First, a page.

If your baby is formula-feeding, you may be coming up against the current shortage in powdered formula.

Need help paying for formula?

Your pediatrician can suggest resources to help make buying formula less expensive. You might qualify for benefits such as WICSNAP or TANF — programs that provide families with vouchers, Electronic Benefits Transfer (EBT), or cash for buying formula.

Families that don’t qualify for benefits may be able to get formula and other infant supplies through local food banks including the Food Bank of Delaware. Also visit FeedingAmerica.org or call 211 for community services near you.

Visit dethrives.com for updated information.

The COVID-19 pandemic has caused supply chain and staffing issues, and a recent recall of baby formula has added to the problem.

But, with flexibility and support from their pediatrician, parents can find alternatives and rest easy that their babies are being well-nourished.

Here are some tips on how to navigate the baby formula shortage.

1. Talk with your pediatrician.

In many cases, babies can switch to a different formula if the formula your baby is on is not available. We recommend that you check with your baby’s pediatrician before making a change.

If your baby requires a specialized formula, your pediatrician also can help you find a similar formula that will meet your baby’s medical needs.

Click here to find a ChristianaCare pediatrician near you.

2. Consider a new baby formula brand or type.

Although it’s hard to think about changing something that’s working, it’s important to know that there are generally only mild differences among brands of baby formula. Even if your baby has a sensitivity, there are many options.

Talk with your baby’s pediatrician about alternatives. Among them:

  • Sticking with the same brand after you confirm that it’s not recalled.
  • Trying a similar version of the same brand.
  • Trying a similar version of a different brand.
  • Trying the generic version of the brand-name kind you normally use.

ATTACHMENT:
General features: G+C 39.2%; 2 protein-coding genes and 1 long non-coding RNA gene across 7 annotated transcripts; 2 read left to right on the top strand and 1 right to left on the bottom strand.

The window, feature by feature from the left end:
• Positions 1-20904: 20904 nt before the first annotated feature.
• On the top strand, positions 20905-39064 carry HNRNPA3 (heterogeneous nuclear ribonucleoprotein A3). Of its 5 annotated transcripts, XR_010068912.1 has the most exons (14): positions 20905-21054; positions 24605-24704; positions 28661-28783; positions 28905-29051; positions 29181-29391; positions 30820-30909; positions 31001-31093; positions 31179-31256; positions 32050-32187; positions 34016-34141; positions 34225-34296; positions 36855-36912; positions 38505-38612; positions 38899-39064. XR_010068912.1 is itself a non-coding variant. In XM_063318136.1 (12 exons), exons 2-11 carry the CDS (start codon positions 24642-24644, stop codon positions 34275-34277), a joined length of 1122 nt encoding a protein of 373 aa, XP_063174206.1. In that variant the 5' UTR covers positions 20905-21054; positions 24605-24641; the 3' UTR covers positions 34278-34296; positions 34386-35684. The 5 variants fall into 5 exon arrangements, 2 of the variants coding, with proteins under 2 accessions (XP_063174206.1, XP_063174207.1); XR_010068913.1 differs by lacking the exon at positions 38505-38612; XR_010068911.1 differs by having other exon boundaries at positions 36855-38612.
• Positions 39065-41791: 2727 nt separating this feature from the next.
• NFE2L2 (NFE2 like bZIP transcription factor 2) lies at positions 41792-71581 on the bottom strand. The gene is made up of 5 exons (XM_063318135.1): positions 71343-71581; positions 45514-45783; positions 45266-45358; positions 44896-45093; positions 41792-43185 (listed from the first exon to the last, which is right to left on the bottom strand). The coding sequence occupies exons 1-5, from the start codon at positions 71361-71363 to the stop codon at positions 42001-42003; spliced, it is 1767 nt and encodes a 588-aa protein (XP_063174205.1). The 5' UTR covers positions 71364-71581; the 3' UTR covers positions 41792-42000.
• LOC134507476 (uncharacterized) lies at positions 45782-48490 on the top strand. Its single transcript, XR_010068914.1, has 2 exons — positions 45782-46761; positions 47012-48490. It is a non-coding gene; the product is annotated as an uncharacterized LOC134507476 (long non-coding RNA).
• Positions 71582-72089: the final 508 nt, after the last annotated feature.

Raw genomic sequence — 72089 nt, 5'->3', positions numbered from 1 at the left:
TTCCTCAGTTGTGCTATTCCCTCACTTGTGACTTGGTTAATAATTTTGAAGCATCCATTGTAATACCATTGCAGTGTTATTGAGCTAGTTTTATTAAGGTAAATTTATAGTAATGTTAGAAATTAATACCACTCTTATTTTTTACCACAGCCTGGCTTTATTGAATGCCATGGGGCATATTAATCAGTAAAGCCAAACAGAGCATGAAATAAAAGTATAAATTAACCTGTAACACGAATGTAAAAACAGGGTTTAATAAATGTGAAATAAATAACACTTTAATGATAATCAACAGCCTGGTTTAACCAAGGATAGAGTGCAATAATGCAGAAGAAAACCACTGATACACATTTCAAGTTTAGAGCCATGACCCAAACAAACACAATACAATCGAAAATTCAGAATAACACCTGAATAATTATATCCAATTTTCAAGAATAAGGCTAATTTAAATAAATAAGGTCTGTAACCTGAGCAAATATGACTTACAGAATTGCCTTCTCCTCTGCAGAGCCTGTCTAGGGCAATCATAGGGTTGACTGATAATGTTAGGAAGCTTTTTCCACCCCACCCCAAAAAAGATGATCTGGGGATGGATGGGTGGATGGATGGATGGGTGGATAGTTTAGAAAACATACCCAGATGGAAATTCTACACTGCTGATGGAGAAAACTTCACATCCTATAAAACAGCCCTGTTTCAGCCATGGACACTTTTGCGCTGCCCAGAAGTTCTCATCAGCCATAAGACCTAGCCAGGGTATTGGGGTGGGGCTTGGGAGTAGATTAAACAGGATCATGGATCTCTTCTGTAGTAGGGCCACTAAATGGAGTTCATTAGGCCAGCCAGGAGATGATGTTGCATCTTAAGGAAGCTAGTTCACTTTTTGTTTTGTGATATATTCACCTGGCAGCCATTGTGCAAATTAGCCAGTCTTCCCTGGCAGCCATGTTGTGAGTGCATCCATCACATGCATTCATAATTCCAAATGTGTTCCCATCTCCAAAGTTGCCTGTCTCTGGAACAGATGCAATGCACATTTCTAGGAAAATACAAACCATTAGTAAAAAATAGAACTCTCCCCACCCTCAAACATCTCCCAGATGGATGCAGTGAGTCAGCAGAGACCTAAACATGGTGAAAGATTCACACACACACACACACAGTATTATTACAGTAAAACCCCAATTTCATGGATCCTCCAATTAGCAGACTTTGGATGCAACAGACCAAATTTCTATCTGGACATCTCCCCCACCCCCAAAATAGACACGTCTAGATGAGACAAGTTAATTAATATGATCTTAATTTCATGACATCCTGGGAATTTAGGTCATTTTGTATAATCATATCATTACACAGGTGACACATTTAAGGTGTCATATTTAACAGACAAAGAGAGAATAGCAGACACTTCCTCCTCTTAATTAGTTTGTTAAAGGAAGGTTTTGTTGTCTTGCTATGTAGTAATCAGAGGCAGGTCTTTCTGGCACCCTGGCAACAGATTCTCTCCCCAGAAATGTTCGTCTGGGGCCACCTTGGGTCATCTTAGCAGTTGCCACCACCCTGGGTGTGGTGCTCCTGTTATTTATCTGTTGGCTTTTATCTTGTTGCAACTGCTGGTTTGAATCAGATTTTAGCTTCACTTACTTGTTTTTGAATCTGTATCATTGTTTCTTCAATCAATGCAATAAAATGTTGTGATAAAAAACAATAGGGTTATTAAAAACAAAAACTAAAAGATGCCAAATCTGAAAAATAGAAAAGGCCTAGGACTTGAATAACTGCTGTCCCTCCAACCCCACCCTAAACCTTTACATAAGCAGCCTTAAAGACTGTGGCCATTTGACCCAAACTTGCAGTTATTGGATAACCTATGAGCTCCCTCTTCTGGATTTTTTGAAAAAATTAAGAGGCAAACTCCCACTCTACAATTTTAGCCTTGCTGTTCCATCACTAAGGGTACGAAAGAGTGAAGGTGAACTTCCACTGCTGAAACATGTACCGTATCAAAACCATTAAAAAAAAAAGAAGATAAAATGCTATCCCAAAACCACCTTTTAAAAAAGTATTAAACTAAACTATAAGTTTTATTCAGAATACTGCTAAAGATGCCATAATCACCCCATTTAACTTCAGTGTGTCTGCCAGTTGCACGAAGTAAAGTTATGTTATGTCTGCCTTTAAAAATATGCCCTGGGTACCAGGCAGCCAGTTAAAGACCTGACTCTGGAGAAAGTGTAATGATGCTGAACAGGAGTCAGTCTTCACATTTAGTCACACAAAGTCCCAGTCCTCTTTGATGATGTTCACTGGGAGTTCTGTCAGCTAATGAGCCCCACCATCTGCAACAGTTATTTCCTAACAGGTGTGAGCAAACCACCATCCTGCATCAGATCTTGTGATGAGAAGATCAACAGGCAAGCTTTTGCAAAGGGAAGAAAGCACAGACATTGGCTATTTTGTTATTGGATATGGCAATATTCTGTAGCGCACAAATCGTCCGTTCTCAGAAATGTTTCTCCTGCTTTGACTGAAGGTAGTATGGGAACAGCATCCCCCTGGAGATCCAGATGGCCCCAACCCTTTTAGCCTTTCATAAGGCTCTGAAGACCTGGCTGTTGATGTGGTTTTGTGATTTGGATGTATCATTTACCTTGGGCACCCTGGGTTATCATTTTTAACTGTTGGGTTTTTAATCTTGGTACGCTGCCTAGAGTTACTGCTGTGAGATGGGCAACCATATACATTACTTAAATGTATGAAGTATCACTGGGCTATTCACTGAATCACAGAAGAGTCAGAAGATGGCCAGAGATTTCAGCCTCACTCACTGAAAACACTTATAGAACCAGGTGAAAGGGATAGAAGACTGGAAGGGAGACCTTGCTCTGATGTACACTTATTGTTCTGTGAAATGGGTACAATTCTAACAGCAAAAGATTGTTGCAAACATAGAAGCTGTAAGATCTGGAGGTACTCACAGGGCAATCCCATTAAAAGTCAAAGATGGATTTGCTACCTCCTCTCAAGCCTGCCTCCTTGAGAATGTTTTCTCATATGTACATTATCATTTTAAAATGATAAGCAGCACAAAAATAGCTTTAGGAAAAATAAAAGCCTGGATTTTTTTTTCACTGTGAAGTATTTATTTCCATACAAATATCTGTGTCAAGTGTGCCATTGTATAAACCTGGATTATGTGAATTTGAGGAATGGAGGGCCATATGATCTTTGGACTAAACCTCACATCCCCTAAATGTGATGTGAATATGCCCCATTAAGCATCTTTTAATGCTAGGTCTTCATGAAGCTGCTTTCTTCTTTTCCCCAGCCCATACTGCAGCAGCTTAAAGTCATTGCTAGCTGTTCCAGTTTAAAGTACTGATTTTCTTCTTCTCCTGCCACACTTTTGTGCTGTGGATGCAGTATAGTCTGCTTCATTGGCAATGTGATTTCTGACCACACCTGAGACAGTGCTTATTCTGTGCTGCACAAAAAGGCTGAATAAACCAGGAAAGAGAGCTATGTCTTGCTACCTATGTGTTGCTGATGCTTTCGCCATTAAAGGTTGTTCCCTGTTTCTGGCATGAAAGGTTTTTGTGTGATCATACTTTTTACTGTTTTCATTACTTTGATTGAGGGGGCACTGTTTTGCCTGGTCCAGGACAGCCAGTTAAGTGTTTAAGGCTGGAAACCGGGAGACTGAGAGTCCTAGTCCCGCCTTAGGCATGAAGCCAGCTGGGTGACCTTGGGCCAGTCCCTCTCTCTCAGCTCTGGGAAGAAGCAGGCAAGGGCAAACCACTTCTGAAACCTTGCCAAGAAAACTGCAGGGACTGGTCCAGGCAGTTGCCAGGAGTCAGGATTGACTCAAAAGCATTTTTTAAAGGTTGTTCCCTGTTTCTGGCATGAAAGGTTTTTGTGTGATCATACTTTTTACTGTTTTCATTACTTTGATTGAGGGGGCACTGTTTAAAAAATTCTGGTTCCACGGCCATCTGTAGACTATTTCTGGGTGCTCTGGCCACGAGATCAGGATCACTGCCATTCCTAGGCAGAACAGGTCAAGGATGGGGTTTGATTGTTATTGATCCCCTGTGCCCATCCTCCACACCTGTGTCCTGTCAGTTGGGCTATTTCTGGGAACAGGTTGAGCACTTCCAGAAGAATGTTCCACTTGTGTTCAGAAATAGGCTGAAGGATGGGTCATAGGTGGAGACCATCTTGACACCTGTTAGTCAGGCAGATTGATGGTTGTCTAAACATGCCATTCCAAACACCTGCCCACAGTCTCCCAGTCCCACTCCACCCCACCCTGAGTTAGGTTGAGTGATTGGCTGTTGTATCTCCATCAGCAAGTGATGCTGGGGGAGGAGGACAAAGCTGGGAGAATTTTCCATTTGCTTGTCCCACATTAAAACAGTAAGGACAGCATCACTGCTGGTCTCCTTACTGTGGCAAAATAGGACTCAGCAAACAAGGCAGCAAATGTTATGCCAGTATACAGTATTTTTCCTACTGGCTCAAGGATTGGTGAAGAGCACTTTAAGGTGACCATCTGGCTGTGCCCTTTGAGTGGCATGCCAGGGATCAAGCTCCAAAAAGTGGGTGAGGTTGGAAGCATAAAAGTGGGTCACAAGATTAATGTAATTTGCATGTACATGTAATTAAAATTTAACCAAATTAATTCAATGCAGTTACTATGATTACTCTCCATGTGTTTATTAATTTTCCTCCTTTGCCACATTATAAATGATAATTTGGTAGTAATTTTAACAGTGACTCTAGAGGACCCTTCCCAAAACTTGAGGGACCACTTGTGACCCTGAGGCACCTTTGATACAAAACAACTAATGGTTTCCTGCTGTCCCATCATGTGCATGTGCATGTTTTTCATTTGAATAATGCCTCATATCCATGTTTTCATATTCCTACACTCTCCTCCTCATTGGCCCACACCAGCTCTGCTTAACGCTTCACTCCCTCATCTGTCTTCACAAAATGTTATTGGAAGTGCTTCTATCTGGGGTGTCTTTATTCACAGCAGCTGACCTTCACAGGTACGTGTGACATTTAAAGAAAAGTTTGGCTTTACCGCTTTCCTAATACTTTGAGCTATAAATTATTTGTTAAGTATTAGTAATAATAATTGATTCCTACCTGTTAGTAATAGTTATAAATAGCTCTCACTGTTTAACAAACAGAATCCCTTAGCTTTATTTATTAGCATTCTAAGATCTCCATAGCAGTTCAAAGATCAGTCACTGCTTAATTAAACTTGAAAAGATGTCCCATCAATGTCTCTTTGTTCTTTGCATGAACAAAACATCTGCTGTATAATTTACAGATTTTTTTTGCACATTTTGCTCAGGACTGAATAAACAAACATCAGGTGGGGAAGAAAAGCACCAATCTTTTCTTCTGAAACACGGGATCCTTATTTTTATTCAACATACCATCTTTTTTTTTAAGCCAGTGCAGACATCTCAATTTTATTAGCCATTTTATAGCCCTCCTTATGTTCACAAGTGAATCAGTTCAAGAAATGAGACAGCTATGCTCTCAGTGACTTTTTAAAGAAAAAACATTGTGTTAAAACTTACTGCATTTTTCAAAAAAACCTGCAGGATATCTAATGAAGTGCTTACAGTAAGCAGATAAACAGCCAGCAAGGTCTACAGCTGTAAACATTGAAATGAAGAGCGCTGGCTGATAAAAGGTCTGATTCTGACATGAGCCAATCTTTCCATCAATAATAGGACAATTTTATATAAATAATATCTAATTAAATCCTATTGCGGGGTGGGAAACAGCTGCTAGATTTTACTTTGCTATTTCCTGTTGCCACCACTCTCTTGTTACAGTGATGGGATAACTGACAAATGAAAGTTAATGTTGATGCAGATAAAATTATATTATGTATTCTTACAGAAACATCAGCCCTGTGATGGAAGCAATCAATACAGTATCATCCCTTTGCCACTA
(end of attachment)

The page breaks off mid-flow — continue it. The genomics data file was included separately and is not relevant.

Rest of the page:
• Switching to the liquid or ready-made version of your usual formula.

When possible, shop around or online through well-recognized companies (not auction sites or online marketplaces that can’t guarantee safe products). Also, connect with other parents who might have extra formula or ideas on where to get some.

3. Know the safe options for feeding your baby.

When you have a hungry, crying baby, it’s easy to feel like you need to do whatever it takes to soothe your child. However, for your baby’s health and safety:

ChristianaCare Resources to Support Families

Peer Counselors for WIC-eligible mothers – 302-301-4151. Daily, including holidays, 8 a.m.-8 p.m.

Parent Education and Breastfeeding Support – 302-301-3360. Monday-Friday, 8 a.m.-8 p.m.; Saturday, Sunday and holidays, 8 a.m.-4 p.m.

Use only FDA-approved formula. The FDA regulates commercial formulas for safety, both the ingredients and the manufacturing process. There’s no way to guarantee the purity and safety of store-bought ingredients and the multi-step process that is often taken to make homemade formula opens the final product up to bacterial contamination. Formulas from overseas, including Europe, are held to different standards and may not be FDA-approved.

Do not use baby formula substitutes. Until age 1, the only type of milk your baby should drink is formula or breast milk. Cow’s milk, goat’s milk, almond milk, soy milk, hemp milk and other nondairy varieties are not safe for infants.

Never make or use homemade baby formula. The American Academy of Pediatrics and the Food and Drug Administration both caution parents against making their own baby formula. Infants have very specific nutritional needs, which require a very specific balance of hydration and nutritional density. Commercially manufactured infant formulas are carefully regulated to ensure that they deliver a specific balance of vitamins, minerals, protein, fats and carbohydrates, mimicking what is found in breast milk.

Never dilute (or water down) baby formula. Always follow the recommended recipe for making powdered formula. Extra water can be dangerous to babies. Diluting formula or breast milk can interfere with an infant’s ability to absorb nutrients. This can cause seizures, brain damage and — in extreme cases — death.

Continue feeding with formula until your baby turns 1 year old, but if your child is over six months you can start to supplement nutrition with some solids. A good place to start is with fortified cereal, mashed bananas or avocado, or even well-cooked and puréed meat, poultry and beans. Click here for more on starting solid foods.

As new parents, you don’t have to go it alone. Contact your pediatrician or the community resources listed in this article for assistance.